In Kyrgyzstan, an estimated 12 per cent of girls are married before the age of 18. One per cent are married before 15. Many of these marriages are religious ceremonies that are unregistered by the state.
Poverty and illiteracy along with religious and patriarchal attitudes have continued to sustain the acceptability of child marriage. Authorities are soft on perpetrators, which means illegal marriages continue to take place daily, causing immeasurable harm to girls’ psychological and physical wellbeing.
An estimated 12,000 women and girls are abducted for marriage annually in Kyrgyzstan, according to Human Rights Watch. Because the marriages are not legally registered, wives are not entitled to the same rights afforded to a registered spouse including property, child support or alimony. The problem is worse in rural areas where 80 per cent of marriages are conducted through kidnapping.
According to UNFPA, every year 4-5 girls out of 1,000 teenage girls become mothers. Around 2,500 abortions are performed on teenage girls every year. The lack of access to sexual and reproductive services also means that the number of teenagers infected with sexually transmitted diseases is steadily increasing. One third of HIV cases occur among young people aged 15-24 years.
The National Federation of Women’s Communities of Kyrgyzstan (NFFCK) was set up by a group of 12 to 14-year-old girls to fight against child marriage, bride kidnapping and
Today, the organisation works to help women and girls aged 10-19 acquire the skills for a healthy, active and independent life. NFFCK has strong girl leadership. Girls are represented on the Board and in the governance structure and the organisation's members are involved in strategic and organisational decisions.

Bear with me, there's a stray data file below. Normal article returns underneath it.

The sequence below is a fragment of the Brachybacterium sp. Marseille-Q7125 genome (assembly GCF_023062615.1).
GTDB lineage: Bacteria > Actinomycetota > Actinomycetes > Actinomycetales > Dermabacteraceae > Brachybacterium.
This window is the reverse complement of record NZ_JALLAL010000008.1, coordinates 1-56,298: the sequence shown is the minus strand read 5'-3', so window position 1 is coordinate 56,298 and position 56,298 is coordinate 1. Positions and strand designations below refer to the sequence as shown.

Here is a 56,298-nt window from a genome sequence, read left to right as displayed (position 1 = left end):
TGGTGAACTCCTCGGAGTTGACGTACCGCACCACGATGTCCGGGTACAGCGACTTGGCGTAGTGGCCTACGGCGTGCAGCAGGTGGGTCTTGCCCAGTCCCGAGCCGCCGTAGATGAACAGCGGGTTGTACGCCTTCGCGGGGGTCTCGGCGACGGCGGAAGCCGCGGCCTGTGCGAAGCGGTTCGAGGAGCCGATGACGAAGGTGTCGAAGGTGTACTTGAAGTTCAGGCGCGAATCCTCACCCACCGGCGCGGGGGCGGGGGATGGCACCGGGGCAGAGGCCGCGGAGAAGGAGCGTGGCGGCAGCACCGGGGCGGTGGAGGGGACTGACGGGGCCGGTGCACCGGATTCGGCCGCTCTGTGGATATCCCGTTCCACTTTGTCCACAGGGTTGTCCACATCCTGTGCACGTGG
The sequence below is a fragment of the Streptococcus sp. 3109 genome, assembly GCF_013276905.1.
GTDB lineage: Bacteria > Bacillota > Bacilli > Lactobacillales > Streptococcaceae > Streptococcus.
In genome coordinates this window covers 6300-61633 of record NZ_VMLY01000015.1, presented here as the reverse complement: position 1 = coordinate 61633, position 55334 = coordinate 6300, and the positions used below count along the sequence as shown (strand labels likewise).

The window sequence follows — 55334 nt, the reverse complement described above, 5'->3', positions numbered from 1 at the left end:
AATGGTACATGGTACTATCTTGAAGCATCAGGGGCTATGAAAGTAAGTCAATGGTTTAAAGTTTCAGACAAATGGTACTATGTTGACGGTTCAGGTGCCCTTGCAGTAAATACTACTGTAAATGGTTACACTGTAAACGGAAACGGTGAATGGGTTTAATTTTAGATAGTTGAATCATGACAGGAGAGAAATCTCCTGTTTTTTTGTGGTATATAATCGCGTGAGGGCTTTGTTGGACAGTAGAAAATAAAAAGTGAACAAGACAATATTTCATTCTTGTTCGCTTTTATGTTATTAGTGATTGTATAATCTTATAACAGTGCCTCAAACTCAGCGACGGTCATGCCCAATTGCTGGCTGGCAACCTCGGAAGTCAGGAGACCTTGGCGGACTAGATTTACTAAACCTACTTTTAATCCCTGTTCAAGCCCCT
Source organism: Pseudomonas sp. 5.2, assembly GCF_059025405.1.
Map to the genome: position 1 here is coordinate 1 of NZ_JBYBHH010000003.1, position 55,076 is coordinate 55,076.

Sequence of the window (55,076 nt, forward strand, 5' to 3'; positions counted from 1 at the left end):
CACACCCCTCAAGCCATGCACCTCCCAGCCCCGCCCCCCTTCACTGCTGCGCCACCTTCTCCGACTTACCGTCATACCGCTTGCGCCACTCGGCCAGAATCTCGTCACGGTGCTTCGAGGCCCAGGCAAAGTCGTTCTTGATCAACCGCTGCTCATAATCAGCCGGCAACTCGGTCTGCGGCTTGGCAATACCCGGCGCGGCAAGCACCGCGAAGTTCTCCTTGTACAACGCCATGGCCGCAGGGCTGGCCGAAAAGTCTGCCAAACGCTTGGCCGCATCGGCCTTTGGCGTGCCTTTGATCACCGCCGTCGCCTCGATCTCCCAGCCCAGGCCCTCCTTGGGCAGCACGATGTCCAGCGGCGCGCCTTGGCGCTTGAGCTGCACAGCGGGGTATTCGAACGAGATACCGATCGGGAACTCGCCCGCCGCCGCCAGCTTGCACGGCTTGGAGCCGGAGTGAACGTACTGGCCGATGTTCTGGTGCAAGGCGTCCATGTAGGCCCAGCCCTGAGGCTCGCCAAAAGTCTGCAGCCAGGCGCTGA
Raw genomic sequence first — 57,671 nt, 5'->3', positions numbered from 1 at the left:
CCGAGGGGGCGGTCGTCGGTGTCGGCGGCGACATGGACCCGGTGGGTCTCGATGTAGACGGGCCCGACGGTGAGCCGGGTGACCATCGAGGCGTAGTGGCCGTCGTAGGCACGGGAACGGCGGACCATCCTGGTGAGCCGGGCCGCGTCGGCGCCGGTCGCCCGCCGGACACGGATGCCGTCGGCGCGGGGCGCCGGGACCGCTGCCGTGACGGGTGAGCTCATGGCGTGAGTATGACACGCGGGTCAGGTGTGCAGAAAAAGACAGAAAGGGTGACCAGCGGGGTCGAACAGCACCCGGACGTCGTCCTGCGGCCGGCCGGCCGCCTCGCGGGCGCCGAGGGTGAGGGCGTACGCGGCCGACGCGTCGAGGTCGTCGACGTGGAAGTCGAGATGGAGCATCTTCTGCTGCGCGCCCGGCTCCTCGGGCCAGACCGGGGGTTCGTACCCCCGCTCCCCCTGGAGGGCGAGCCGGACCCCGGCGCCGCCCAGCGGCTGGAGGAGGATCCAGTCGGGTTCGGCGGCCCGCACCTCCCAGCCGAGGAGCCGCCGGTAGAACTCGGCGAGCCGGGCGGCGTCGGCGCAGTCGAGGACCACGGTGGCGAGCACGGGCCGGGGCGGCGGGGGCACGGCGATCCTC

NFFCK promotes activism and engagement by providing girls with the leadership skills needed to enhance their decision-making powers. It raises awareness among schoolgirls on topics from HIV, STIs, drug abuse, smoking and sexual and reproductive health and rights (SRHR). It advocates to government and works for change to the harmful practices and traditions in the country via media campaigns and social networking.
NFFCK is a grassroots organisation whose clear vision has impacted thousands of girls in the country. In the last two years, NFFCK has helped 41 girls avoid child marriage and provided 482 girls with practical support. It has supported 1,648 girls with consultations on child marriage and bride kidnapping. Thanks to NFFCK’s work, more than 12,000 girls have increased their knowledge of girls’ rights.